Were you a fan of Project Ara already, and are just tired waiting for its modular phone to officially get launched, you might just want to still wait, or go with some alternatives. Talking of that, we recently saw a Fonkraft project coming alive and getting canceled, but now, the Fairphone 2 seems more of a realistic approach to the same concept. This isn’t going to be as good and flexible as Project Ara, but it at least breaks the barrier of unserviceable devices and lets the user repair the phone by themselves.
The difference between Project Ara and Fairphone 2, is that the former is the easiest with modular replacement, and the latter although allows replacing components, it isn’t that easy. There are a few building blocks that make the smartphone, and these are as follows.
- External case with several variations
- Battery pack – replaceable
- Core unit (or) the transceiver – There are several inclusions in this, like chipset, memory and flash storage, modem, radios and antennas, the SIMs and MicroSD card holders, motion sensors and power management.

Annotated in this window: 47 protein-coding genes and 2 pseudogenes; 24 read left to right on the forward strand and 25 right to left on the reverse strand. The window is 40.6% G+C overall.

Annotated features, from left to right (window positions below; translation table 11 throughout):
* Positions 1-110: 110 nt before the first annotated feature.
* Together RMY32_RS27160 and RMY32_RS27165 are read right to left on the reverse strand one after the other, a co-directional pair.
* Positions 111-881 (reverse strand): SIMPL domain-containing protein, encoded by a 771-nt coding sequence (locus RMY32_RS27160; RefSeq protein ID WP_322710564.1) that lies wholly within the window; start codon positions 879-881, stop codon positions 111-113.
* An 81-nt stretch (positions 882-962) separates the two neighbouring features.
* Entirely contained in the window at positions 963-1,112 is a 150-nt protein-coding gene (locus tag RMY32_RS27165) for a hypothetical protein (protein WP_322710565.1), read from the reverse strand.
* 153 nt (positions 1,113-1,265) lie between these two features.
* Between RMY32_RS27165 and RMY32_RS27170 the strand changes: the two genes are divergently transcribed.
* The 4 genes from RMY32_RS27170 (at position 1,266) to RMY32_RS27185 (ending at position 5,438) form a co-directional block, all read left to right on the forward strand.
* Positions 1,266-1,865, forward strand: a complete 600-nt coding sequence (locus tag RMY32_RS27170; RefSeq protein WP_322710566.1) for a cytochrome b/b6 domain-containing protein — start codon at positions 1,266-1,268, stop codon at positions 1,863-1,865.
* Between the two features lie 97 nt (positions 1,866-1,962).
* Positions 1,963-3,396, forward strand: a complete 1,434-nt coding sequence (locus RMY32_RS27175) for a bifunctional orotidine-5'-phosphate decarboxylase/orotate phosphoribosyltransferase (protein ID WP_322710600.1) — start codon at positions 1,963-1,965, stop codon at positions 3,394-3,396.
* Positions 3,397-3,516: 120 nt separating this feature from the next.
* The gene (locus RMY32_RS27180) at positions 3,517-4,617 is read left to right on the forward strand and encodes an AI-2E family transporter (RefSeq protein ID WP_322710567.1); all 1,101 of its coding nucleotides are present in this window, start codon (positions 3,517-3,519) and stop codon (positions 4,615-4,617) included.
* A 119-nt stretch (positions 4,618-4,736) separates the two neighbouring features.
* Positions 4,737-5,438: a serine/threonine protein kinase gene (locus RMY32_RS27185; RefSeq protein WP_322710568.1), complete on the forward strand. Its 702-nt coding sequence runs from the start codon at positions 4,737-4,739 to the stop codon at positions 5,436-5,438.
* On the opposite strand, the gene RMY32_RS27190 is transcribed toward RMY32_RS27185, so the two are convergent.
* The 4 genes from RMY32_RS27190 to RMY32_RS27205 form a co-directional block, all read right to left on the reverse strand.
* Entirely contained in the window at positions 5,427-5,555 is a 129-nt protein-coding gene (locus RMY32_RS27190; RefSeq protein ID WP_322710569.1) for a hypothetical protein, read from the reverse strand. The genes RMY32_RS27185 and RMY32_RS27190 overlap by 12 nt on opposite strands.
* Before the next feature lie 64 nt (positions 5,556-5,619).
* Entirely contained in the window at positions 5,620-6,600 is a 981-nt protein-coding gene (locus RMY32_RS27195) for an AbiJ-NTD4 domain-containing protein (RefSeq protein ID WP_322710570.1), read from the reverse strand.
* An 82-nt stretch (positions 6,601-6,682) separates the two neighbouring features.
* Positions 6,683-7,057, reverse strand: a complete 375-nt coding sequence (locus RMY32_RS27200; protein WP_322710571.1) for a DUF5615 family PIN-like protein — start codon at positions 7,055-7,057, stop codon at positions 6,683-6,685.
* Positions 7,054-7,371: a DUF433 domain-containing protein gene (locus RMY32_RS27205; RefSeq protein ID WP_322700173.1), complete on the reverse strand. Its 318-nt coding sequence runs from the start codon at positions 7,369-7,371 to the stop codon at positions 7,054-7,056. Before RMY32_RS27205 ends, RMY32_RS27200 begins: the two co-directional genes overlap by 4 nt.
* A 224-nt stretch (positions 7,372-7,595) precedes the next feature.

- Display unit – LCD module, touch sensing driver, Gorilla Glass 3 layer
- Receiver unit – above the display, includes receiver, headset connector, front-facing camera, noise-cancelling microphone, ambient light and proximity sensor and the notification LED.
- Rear camera unit – Camera and LED light
- Speaker unit – speaker, vibration mechanism, main microphone and USB connector
The good thing here is that the repair isn’t very hard, though replacing might need some expertise, but things aren’t as complex as the other smartphones currently which end up at service centers as the users are clueless about opening up the phone. Even for a broken screen, there is a need of just removing the LCD which is secured with a magnesium frame.
Talking of what’s included in the core unit, it is the Qualcomm Snapdragon 801 processor. To add to it, is 2GB of RAM, 32GB of internal storage, Dual SIM, a 8MP camera on the back, and a 2420 mAh battery. The outer shell that is removable, makes the phone thicker than most of the devices around, but the good side is that it can resist falls from up to 2 meters.
This seems quite exciting, but we are looking at the early details of this. In the coming months, the makers of this interesting concept will be detailing more about it.